Learning Structural Node Embeddings via Diffusion Wavelets


MITxHarvard Women in Artificial Intelligence [YouTube Interview]


Slides: Graph Neural Networks in Computational Biology
Recording: Graph Neural Networks in Computational Biology

Actionable AI: Reasoning about interconnected biology and medicine

Methods: Heterogeneous and multi-scale networks, model interpretability, graph explainability

Networks, or graphs, pervade biomedical data—from the molecular level to the level of connections between diseases in a person and the societal level encompassing all human interactions. These interactions at different levels give rise to a bewildering degree of complexity which is only likely to be fully understood through a holistic and integrated systems view and the study of combined, multi-level networks.

We focus on designing algorithmic solutions to optimize and manipulate networked systems for useful purposes and to predict their behavior, such as how genomics influences human traits in a particular environment. For example, using protein-protein interaction data that have only recently become available, we composed and analyzed interactome networks from 1,840 species across the tree of life, expanding the number of species from about 5 in previous studies to 1,840. This unique dataset allowed us to conduct the largest ever study of protein interactomes and quantify the resilience of interactomes—a critical property as the breakdown of proteins may lead to cell death or disease, showing, for the first time, how interactomes change during evolution, and how these changes impact their response to environmental unpredictability.

We also actively develop methods to harness rich interaction data and network dynamics. We scale up the analyses to see structure in massive amounts of data that are too complex to be detected with other methods.

Evolution of Resilience in Protein Interactomes Across the Tree of Life
Network Enhancement as a General Method to Denoise Weighted Biological Networks
Large-Scale Analysis of Disease Pathways in the Human Interactome

AI4Science: Accelerating the discovery of safe and effective medicines

For centuries, the scientific method—the fundamental practice of science that scientists use to explain the natural world systematically and logically—has remained essentially the same. We have already made substantial progress in using machine learning to change that.

Within the context of drug development, we develop methods that accelerate the discovery of safer and more effective medicines. For example, it can take 15 years and cost $1 billion for a new drug to reach patients, as the question of identifying which diseases a new drug (compound) could treat is tremendously complex. However, diseases are not independent of each other, and many genes are shared between often quite distinct conditions. Similarly, the effects of drugs are not limited to the molecules to which they directly bind in the body; instead, these effects spread throughout the molecular networks in which they act. Therefore, the effect of a drug on a disease is inherently a network phenomenon. We leverage this understanding to develop AI assistants for drug discovery and development.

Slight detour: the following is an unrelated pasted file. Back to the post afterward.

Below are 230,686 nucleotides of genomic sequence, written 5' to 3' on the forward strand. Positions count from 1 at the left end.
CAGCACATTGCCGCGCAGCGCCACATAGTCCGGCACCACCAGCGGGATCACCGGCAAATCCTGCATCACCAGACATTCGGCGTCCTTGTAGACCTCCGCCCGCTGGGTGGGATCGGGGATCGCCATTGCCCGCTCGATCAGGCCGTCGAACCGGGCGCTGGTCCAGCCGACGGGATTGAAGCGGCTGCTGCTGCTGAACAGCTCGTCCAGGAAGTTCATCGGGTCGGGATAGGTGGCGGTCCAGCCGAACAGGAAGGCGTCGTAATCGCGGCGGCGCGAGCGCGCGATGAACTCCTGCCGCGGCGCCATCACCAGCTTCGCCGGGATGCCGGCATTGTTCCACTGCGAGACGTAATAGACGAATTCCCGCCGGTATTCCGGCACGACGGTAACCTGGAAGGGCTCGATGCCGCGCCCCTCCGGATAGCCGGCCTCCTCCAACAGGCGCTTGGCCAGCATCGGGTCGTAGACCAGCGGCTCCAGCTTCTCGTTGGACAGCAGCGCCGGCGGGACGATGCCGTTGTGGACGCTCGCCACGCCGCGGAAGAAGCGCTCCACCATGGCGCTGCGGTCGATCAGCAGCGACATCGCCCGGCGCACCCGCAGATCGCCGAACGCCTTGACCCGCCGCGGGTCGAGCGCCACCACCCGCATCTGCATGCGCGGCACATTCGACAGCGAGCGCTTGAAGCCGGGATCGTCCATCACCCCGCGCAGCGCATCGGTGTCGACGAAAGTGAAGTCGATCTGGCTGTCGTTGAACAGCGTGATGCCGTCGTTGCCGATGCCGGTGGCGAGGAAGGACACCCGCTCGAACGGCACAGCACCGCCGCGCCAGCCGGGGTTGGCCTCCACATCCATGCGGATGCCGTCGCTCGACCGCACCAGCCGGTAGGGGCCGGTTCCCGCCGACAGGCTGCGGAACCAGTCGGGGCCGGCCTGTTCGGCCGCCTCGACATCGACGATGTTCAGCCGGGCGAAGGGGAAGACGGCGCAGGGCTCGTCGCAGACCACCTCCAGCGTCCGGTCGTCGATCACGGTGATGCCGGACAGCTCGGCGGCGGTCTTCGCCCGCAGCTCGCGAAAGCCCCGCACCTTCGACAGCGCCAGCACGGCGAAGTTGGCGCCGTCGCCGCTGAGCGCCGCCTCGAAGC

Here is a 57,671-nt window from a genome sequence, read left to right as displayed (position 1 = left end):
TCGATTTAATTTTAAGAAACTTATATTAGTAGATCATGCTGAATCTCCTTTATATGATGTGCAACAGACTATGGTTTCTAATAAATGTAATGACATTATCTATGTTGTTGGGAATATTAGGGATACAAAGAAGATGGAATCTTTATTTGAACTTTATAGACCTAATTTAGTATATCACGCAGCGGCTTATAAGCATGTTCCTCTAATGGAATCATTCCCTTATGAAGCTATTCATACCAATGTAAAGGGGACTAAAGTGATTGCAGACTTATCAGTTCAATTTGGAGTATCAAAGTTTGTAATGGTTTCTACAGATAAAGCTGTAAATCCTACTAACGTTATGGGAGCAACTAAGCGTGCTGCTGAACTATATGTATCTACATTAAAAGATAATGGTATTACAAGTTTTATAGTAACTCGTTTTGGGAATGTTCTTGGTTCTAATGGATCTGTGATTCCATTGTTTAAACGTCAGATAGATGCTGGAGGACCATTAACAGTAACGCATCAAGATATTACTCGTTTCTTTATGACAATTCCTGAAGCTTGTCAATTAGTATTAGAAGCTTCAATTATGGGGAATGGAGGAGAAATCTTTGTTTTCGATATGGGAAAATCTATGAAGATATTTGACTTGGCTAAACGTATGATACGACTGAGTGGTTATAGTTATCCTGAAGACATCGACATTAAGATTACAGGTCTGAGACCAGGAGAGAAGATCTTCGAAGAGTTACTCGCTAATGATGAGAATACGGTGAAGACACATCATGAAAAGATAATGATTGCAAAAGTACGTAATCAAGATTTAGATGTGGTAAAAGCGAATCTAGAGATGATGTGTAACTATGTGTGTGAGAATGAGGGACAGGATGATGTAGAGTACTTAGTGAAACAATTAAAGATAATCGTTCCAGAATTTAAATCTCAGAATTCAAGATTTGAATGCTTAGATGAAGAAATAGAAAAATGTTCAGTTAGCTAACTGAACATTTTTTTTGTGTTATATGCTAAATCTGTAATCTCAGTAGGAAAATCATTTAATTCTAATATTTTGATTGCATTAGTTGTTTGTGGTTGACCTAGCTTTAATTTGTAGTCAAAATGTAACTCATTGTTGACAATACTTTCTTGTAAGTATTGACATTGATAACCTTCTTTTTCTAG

Network Medicine Framework for Identifying Drug Repurposing Opportunities for COVID-19
Modeling Polypharmacy Side Effects with Graph Convolutional Networks
Prioritizing Network Communities
Pre-training Graph Neural Networks
Discovering Novel Cell Types Across Heterogeneous Single-Cell Experiments
Gene Prioritization by Compressive Data Fusion and Chaining
Matrix Factorization-based Data Fusion for Drug-induced Liver Injury Prediction
Discovering Disease-disease Associations by Fusing Systems-level Molecular Data
Collective Pairwise Classification for Multi-way Analysis of Disease and Drug Data


Bayer Foundation Report (Bayer’s Early Excellence in Science Award)
Machine Learning for Drug Development
FutureDose Tech
MIT AI Cures Blog

Modern data management: AI infrastructure and AI-ready datasets for biomedical discovery

The attention of the ML community to therapeutics remains relatively limited compared to application areas such as natural language processing and computer vision, even though therapeutics offer many challenging problems and applications of immense impact. We posit that this is due to the following key challenges: (1) The lack of high-quality therapeutic datasets and biomedical knowledge prevents researchers from formulating relevant therapeutic tasks as solvable machine-learning problems—the challenge is how to computationally operationalize these data to make them amenable to ML; (2) Datasets are of many different types, including experimental readouts, curated annotations, and metadata, and are scattered around the biorepositories—the challenge for non-domain experts is how to identify, process, and curate datasets relevant to a task of interest; and (3) Despite promising prediction accuracies of computational models, their use in practice, such as for rare diseases and novel drugs in development, is hindered—the challenge is how to assess algorithmic advances in a manner that allows for robust and fair model comparison and represents what one would expect in a real-world deployment or clinical implementation.

To address these challenges, we founded Therapeutics Data Commons (TDC) [Slides], an open-science data platform with AI/ML-ready datasets and learning tasks for therapeutics. Therapeutics Data Commons is a collection of machine learning tasks spread across the entire range of therapeutics. Datasets and benchmarks in TDC provide a systematic model development and evaluation framework that allows more machine learning researchers to contribute to the field. We envision that TDC can considerably accelerate machine-learning model development, validation, and transition into production and clinical implementation.

Therapeutics Data Commons: Machine Learning Datasets and Tasks for Therapeutics
NIMFA: A Python Library for Non-negative Matrix Factorization


Therapeutics Data Commons

Zitnik Lab  ·  Artificial Intelligence in Medicine and Science  ·  Harvard  ·  Department of Biomedical Informatics